Presidents Should Support Evolution

1 04 2008

Filed under: Election, 2008, Politics, Evolution, Liberalism, Conservatism, Science, Christianity

Does a disbelief in evolution automatically exclude a candidate from qualifying to be president of the United States? Apparently so, to some liberals.

It all started last May when, during the first Republican presidential debate, Huckabee and two other Republican candidates (Sen. Sam Brownback and Rep. Tom Tancredo) raised their hands in response to a question asking who among the candidates “does not believe in evolution.”

Those three raised hands set off a cascade of criticism. An AP story warned, “Some Republicans … get queasy about a candidate who … raised his hand when GOP debaters were asked who didn’t believe in evolution. …” Elizabeth Edwards complained, “[Huckabee] doesn’t believe in evolution. … Republicans scare me.” And Christopher Caldwell of the London Financial Times wrote that Huckabee alarmed secular voters because he “rejects the theory of evolution with a glib obscurantism out of another century.”

Even Charles Darwin weighed in – well, not Darwin himself but his great-great grandson Matthew Chapman, who insisted that the election of an anti-evolution president “cannot be allowed to happen.”

Of course, this is only an issue for an ever-decreasing number of elitist liberals who are habitually unable to put forth a genuine argument that doesn’t include defamation, calumny, or insults of intelligence levels as if we should all adhere to an idea as fact simply under the guise that it cannot be disproved.

But what does a non-belief in evolution really have to do with the highest office in the land? Why do these haughty big-heads really care to make a fuss to their cohorts over a litmus test for president?

As National Academy of Sciences Chairman Francisco Ayala put it, “I would worry that a president who does not believe in evolution would not believe in other [scientific] arguments as well.”

Ah, yes. But of course. How foolish of us…those other “scientific” arguments. That’s liberal-speak for “twisting moral issues into political ones.” Consider the following issues, all moral mind you, that liberals have tried to to twist into political ones for their personal power gains: abortion, embryonic stem cell research, and same-sex marriage.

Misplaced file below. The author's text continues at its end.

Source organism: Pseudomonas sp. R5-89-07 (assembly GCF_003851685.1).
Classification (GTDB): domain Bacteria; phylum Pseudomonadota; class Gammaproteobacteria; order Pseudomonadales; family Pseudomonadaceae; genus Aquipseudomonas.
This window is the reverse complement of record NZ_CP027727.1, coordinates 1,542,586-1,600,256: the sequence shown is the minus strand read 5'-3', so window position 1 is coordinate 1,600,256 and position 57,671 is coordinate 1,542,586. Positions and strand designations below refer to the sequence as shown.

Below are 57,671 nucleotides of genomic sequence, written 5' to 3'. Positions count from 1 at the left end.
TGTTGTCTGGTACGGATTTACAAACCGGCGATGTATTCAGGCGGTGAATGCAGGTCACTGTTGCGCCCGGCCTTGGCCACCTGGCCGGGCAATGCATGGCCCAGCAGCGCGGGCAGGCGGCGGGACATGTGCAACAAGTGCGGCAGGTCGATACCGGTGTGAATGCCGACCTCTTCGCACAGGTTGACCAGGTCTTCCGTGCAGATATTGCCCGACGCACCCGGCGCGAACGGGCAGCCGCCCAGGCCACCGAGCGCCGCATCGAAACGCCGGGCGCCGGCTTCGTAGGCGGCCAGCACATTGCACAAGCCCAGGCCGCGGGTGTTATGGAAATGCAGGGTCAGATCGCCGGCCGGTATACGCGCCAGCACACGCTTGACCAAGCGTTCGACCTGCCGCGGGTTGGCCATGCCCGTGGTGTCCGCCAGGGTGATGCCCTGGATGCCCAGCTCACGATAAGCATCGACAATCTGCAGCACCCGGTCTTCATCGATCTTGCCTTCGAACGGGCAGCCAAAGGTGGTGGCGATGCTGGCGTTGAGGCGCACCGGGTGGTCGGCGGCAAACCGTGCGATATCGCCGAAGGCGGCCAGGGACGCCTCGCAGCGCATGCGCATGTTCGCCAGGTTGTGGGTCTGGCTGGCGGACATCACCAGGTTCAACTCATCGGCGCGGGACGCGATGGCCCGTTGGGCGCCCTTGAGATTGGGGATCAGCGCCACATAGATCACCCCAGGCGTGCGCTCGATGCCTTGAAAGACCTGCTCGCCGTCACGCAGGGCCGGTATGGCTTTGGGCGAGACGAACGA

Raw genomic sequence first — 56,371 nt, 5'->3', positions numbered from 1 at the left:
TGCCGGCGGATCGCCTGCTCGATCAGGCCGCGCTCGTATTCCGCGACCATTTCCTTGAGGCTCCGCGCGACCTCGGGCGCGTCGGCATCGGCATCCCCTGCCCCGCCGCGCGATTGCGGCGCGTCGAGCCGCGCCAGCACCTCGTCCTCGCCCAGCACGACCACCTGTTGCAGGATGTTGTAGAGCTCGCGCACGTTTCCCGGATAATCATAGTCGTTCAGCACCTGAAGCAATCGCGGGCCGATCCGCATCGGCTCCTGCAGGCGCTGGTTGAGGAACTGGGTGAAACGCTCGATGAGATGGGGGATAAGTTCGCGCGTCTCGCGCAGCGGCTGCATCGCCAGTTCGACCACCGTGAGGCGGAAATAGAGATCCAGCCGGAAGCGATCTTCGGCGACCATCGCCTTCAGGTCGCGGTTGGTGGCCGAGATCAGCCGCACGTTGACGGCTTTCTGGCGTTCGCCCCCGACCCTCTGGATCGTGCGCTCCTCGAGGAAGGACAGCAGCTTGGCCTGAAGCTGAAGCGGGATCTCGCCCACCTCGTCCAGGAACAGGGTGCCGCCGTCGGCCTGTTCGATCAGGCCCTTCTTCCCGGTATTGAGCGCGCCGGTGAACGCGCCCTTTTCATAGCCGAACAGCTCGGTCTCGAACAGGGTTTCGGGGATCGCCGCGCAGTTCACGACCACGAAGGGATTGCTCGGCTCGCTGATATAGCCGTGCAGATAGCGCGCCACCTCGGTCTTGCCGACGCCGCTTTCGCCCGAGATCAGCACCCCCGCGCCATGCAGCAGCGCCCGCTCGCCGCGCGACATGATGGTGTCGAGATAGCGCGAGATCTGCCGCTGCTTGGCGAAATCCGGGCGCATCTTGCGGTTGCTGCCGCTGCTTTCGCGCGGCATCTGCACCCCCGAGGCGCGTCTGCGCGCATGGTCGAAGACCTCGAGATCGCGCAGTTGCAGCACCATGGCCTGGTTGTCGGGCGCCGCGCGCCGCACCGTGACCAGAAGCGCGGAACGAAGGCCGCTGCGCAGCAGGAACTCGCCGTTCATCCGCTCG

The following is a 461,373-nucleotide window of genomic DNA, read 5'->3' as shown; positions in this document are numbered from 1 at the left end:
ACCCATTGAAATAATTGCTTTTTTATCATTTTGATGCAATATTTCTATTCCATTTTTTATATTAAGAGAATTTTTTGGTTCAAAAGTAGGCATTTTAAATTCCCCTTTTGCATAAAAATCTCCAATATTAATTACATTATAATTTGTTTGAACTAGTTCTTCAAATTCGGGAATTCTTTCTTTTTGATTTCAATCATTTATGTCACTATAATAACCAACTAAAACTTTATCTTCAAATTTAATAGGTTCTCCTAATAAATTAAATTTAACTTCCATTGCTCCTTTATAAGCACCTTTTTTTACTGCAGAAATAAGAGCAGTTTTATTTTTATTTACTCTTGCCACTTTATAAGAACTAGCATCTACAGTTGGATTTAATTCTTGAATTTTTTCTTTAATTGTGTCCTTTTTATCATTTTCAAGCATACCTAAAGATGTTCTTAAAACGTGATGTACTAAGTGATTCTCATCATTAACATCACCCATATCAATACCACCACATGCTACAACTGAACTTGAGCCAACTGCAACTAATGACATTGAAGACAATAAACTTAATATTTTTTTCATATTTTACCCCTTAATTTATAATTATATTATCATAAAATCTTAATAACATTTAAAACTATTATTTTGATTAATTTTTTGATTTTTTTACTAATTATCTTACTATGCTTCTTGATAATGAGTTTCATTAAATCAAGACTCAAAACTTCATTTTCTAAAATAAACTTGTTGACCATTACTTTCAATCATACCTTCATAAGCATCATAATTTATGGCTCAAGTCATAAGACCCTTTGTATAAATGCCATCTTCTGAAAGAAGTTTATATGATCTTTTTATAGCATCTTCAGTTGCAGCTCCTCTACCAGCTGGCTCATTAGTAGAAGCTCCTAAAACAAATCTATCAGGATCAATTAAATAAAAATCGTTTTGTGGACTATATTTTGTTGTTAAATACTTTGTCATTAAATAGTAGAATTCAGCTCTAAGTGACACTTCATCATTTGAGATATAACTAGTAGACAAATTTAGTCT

Consider abortion. Religious conservatives believe it involves the destruction of innocent human life, and modern science supports this view. Ultrasound technology and fetal development research have highlighted the humanity of the unborn child and thus the destructive reality of abortion. “Window to the womb” laws have passed in dozens of states, allowing women a more complete picture of what abortion is. As Kate Michaelman and Francis Kippling, two leaders of the abortion lobby, recently admitted in an editorial, “Science facilitated the swing of the pendulum” that gave “anti-abortionists an advantage, and they made the best of it.”

Social science continues to underscore a possible causal link between abortion and depression. A 2006 New Zealand study echoed several previous studies in finding that women who abort prior to age 21 had rates of subsequent mental disorders more than one-and-a-half times higher than rates for women who did not become pregnant and those who became pregnant but did not abort.

On stem cell research, too, the conservative position is winning. While the left chastises conservatives as “anti-science” for opposing embryo-destructive research, ethical adult and umbilical cord stem cell research have proved much more promising. Recently, independent teams of researchers successfully reprogrammed adult cells to behave like embryonic stem cells, allowing them to grow and potentially turn into any type of body tissue. By all accounts this new research should eliminate demand for destroying human embryos for research.

Then there’s marriage and the family, institutions that conservatives have long argued, and social science long confirmed, are tightly linked with wealth, health and happiness. A recent massive review of 20 years of research in the journal Acta Paediatrica concluded that active fathers are decisive in the development of their children.

These baseless assaults on presidential candidates are as unfounded as the theory of evolution itself. It’s no more than a theory, but the expectation, and ensuing failure, to accept it as fact has resulted in several solid presidential candidates being lambasted unfairly. And it served as a conduit to attack them on moral issues disguised as so-called “scientific” matters. These elitists are well – ahem – educated people. You would think that they could get past the name-calling, but alas, this comes with the territory for calling evolution what it is – a theory.

Tidbits And Treasures trackbacked with: Whose fool are you?

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